No. 109 is another of those non-standard carriages that make up the motley passenger roster of the C&DR. It was produced of another set of coach sides of Klaus Olschewski, but transformed into something very American or Colonial looking by fitting a clerestory roof with curved ends, balconies, and even more by cutting the sides in a suitable place and inserting a panelled sliding door that is supposed to slide on the inside, not out. I think the combination with the Beira engine Shaka Zulu revokes a rather nice Colonial scene. This carriage is an ideal companion to one of the main line mixed trains.

A short train with some Ffestiniog influence made up of the four-wheelers 9, 5, 6 and the passenger brake, no. 18. Ffestiniog enthusiasts will probably cry sacrilege, but I won't budge! I like the train despite it being horribly overscale.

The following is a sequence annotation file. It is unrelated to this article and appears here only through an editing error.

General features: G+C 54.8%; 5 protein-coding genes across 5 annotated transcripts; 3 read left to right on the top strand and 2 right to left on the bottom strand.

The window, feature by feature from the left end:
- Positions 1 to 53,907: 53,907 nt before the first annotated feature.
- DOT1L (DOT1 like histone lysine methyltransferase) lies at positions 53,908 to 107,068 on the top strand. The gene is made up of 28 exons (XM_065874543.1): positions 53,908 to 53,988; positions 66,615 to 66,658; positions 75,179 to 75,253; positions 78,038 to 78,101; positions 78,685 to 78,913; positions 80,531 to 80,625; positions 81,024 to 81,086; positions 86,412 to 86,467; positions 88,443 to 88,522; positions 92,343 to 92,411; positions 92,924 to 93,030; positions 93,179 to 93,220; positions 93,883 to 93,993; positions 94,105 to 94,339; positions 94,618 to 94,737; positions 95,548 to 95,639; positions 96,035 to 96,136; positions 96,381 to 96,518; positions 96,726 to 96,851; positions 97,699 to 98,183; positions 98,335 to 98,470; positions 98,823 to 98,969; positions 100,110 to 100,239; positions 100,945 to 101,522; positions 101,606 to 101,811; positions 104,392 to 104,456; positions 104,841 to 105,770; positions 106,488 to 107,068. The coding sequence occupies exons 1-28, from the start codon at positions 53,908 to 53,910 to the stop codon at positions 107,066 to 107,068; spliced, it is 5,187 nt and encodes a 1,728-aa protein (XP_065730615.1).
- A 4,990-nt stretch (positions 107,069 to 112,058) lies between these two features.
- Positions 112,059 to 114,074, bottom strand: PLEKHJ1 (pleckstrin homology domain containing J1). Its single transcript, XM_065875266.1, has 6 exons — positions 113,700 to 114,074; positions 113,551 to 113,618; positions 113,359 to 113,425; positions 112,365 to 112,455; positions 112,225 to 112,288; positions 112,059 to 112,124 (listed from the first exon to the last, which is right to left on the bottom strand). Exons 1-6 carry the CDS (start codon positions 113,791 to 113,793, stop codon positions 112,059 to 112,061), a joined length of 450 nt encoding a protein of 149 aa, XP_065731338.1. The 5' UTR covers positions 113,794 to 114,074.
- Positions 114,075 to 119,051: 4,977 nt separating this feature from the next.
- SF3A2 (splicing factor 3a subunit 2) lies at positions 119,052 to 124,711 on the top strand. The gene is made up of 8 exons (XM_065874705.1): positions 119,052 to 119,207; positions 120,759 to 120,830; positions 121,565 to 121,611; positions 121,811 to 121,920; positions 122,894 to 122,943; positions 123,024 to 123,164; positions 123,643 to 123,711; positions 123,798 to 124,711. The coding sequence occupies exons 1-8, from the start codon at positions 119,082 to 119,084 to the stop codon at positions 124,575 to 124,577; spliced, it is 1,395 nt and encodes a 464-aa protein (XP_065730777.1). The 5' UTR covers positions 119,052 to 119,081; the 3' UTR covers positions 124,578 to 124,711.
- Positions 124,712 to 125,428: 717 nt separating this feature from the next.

Another combination with Inveraray is a short train composed of first class saloon no. 1, third class coaches 4 and 7, and third-brake no. 10. The first class vehicle was made by matching two whitemetal bug box kits which I think came from Portmadoc in 1968. They were useless for anything else on the C&DR, so I made them into one carriage with double centre doors and a clerestory roof off a 1960s Liliput H0 gauge mail van kit. The ends were detailed with microstrip, representing panelling. The next vehicle, no. 4, is a conversion of a few compartments of a Liliput Prussian coach, also a very early model of about 1969. This was treated in a similar way to bogie coach 103, with the compartment windows opened out. Next to it is no. 7, a much more recent model made from (again) coach sides given to me by Klaus Olschewski. These were part of what must have been a German compartment coach. I cut off two of the five compartments and made no. 7 out of the remains. It runs on an N gauge chassis like the others. Finally there is no. 10, a third-brake with a 'birdcage' lookout which was completely scratchbuilt from styrene and more of a success than the one languishing on the platform of Glenclachan Road! All four-wheelers were fitted with brake gear detail under the floor, and run in the branch passenger set.